Industry (3) Transportation0.230 (0.168)0.299 * (0.165)0.215 (0.167)0.216 (0.167)0.205 (0.159)0.171 (0.170)0.237 (0.169)0.151 (0.144)0.172 (0.150)0.177 (0.143)
Industry (4) Wholesale −0.278 (0.174)−0.251 (0.171)−0.252 (0.173)−0.363 ** (0.176)−0.200 (0.166)−0.317 * (0.176)−0.280 (0.174)−0.376 ** (0.154)−0.504 *** (0.160)−0.382 ** (0.153)
Industry (5) Financial etc.−0.108 (0.254)−0.091 (0.250)−0.133 (0.253)0.034 (0.257)−0.242 (0.242)−0.108 (0.253)−0.110 (0.254)0.035 (0.219)0.023 (0.228)0.033 (0.218)
Industry (6) Services−0.263 * (0.142)−0.247 * (0.139)−0.201 (0.145)−0.322 ** (0.144)−0.279 ** (0.134)−0.278 * (0.142)−0.273 * (0.145)−0.450 *** (0.133)−0.645 *** (0.140)−0.447 *** (0.135)
Period 1996–19980.035 (0.142)0.012 (0.139)0.055 (0.141)−0.028 (0.142)−0.037 (0.135)0.048 (0.141)0.030 (0.142)−0.208 * (0.120)−0.269 ** (0.125)−0.213 * (0.119)
Period 1999–2001−0.191 (0.143)−0.252 * (0.141)−0.146 (0.143)−0.272 * (0.144)−0.255 * (0.136)−0.163 (0.142)−0.199 (0.144)−0.520 *** (0.122)−0.503 *** (0.127)−0.507 *** (0.122)
Period 2002–2004−0.828 *** (0.144)−0.878 *** (0.143)−0.780 *** (0.145)−0.889 *** (0.145)−0.908 *** (0.137)−0.807 *** (0.143)−0.834 *** (0.145)−1.146 *** (0.123)−1.052 *** (0.129)−1.105 *** (0.123)
Period 2005–2007−2.016 *** (0.144)−2.052 *** (0.142)−1.960 *** (0.146)−2.096 *** (0.145)−2.056 *** (0.137)−1.994 *** (0.144)−2.022 *** (0.145)−2.265 *** (0.122)−2.229 *** (0.129)−2.224 *** (0.123)
Period 2008–2010−4.425 *** (0.145)−4.435 *** (0.142)−4.385 *** (0.147)−4.466 *** (0.144)−4.505 *** (0.137)−4.418 *** (0.144)−4.429 *** (0.145)−4.597 *** (0.123)−4.560 *** (0.130)−4.550 *** (0.125)
# inventor0.00000 (0.0001)0.0001 (0.0001)0.00003 (0.0001)0.0001 (0.0001)−0.0001 ** (0.0001)−0.00001 (0.0001)0.00000 (0.0001)0.0001 (0.0001)0.0001 * (0.0001)0.0001 ** (0.0001)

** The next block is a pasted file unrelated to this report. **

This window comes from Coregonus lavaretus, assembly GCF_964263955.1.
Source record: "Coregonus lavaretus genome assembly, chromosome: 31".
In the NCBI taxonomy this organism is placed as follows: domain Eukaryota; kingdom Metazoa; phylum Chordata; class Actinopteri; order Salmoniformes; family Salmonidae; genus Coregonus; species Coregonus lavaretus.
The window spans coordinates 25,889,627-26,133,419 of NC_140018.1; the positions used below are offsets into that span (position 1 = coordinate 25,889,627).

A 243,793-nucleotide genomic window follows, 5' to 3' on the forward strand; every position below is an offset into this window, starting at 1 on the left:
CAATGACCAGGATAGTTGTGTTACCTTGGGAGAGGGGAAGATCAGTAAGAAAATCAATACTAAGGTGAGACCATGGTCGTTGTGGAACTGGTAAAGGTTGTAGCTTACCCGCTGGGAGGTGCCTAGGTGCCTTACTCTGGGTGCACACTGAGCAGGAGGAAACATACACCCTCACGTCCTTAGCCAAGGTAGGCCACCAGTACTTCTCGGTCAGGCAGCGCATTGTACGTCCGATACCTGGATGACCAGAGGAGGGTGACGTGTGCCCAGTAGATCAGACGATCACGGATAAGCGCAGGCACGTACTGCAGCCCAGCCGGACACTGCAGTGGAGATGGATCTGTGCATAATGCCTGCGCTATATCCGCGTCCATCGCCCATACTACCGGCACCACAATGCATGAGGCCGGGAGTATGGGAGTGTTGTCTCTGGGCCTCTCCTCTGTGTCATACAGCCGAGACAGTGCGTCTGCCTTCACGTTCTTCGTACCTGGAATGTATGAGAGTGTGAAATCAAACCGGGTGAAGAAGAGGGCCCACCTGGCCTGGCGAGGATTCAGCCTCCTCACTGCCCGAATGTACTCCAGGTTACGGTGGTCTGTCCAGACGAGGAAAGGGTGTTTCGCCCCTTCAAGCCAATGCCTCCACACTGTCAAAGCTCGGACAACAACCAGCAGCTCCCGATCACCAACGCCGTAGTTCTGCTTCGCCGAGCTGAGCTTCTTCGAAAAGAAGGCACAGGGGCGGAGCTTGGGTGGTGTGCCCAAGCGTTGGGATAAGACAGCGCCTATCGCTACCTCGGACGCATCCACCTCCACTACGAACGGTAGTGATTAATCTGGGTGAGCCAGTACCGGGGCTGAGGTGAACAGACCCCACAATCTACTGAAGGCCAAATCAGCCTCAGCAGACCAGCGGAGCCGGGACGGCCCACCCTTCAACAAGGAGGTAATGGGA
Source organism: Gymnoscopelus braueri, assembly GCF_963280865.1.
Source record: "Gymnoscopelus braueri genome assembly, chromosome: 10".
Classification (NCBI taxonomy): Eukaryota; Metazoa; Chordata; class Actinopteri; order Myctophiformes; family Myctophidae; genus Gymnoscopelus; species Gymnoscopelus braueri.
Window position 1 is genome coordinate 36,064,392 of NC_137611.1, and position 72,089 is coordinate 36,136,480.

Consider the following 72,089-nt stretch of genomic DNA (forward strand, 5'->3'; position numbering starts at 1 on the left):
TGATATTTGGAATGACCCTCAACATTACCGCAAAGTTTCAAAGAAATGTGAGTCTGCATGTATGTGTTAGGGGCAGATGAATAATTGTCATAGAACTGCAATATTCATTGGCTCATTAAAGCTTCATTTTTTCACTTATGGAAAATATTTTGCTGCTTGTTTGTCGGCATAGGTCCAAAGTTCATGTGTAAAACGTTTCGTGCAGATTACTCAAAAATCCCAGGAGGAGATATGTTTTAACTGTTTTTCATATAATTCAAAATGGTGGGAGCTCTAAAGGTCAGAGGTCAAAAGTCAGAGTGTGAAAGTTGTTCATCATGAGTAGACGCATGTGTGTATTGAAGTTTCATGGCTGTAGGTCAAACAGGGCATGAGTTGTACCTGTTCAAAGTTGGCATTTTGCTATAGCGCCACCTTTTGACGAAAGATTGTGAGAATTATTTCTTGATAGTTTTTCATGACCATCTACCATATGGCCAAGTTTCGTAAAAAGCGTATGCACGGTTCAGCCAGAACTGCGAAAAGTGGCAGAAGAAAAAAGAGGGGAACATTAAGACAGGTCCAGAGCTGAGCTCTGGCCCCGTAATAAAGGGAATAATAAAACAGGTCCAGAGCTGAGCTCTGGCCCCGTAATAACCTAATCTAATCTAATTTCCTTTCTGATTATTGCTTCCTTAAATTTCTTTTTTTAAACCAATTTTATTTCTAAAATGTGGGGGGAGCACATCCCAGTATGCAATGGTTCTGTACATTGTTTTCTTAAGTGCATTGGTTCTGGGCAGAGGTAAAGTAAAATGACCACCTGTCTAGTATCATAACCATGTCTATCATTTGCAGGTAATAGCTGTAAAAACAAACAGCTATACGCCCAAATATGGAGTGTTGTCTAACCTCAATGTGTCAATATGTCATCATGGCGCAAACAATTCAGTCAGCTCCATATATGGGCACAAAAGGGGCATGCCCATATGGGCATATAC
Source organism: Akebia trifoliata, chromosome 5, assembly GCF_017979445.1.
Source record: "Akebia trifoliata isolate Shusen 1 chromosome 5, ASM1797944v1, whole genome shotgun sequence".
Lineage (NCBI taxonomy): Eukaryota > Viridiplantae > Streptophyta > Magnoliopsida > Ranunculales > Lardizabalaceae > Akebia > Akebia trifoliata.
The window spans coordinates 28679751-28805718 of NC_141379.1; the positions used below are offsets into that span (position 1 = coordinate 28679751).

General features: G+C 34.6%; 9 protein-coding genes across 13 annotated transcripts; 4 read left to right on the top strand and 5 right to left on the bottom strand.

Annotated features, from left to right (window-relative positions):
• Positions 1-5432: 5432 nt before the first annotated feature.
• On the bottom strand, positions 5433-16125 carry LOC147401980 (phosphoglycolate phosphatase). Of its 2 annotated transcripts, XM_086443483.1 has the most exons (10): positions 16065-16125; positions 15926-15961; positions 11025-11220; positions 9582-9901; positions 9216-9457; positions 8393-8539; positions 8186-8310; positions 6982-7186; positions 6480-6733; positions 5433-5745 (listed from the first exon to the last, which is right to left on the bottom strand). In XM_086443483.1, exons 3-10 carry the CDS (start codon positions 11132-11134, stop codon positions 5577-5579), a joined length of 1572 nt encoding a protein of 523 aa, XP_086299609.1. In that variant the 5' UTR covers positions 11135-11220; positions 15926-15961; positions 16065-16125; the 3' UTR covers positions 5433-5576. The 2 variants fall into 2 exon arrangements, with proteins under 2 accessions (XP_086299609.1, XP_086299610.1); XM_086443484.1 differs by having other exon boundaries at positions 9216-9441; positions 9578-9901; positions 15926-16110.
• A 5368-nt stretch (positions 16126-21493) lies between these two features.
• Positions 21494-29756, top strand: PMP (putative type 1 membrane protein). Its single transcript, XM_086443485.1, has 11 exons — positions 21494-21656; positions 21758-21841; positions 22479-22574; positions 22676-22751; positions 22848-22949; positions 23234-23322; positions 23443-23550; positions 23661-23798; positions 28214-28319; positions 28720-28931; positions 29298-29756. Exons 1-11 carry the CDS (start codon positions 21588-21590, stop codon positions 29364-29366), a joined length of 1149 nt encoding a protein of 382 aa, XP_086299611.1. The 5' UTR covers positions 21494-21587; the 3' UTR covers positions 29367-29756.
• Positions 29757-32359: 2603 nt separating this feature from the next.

# patent0.0004 *** (0.0001)0.0004 *** (0.0001)0.0004 *** (0.0001)0.0004 *** (0.0001)0.0005 *** (0.0001)0.0004 *** (0.0001)0.0004 *** (0.0001)0.0001 (0.0001)0.0001 (0.0001)0.00004 (0.0001)
Constant9.357 *** (0.181)10.293 *** (0.295)9.561 *** (0.199)9.099 *** (0.206)9.909 *** (0.188)9.354 *** (0.181)9.349 *** (0.183)12.169 *** (0.369)9.779 *** (0.208)12.086 *** (0.370)
Observations300300300300300300300300300300
Log Likelihood−2893.224−2886.954−2891.187−2890.627−2873.980−2891.297−2893.166−2828.017−2841.271−2825.414
theta1.997 *** (0.154)2.073 *** (0.160)2.021 *** (0.156)2.028 *** (0.156)2.232 *** (0.173)2.020 *** (0.156)1.998 *** (0.154)2.910 *** (0.228)2.692 *** (0.210)2.953 *** (0.231)
Akaike Inf. Crit.5814.4475803.9075812.3745811.2535777.9615812.5935816.3335694.0335720.5425690.827
Note: * p < 0.1; ** p < 0.05; *** p < 0.01.
Table B2. Regression Results for Three-Year Time Window (interaction effects).
Table B2. Regression Results for Three-Year Time Window (interaction effects).
Negative Binomial Regression Results (Polling of Data in the Three-Year Time Window
Dependent Variable: Patent Citations
(1)(2)(3)(4)
Clustering coefficient−0.321 (0.642)−2.791 *** (0.433)−3.735 *** (0.719)−1.372 * (0.751)
Average degree−0.151 *** (0.041)−0.116 *** (0.041)−0.115 *** (0.040)−0.138 *** (0.042)
Strength of ties2.131 *** (0.475)1.020 (0.683)1.694 (1.509)−0.520 (1.513)
Weighted degree centralization18.269 *** (5.965)−30.562 *** (3.784)−18.036 *** (1.981)18.786 ** (7.631)
# component0.001 *** (0.0002)0.001 *** (0.0002)0.001 *** (0.0002)0.0004 ** (0.0002)
Component concentration0.887 ** (0.384)0.549 (0.376)0.445 (0.375)0.838 ** (0.399)
CC:WDC−59.698 *** (8.712) −61.241 *** (9.460)
ST:WDC 46.146 *** (10.501) 3.461 (10.473)
CC:ST 1.130 (2.046)3.824 * (2.105)
Industry (1) Construction−0.436 ** (0.208)−0.405 * (0.217)−0.417 * (0.221)−0.457 ** (0.207)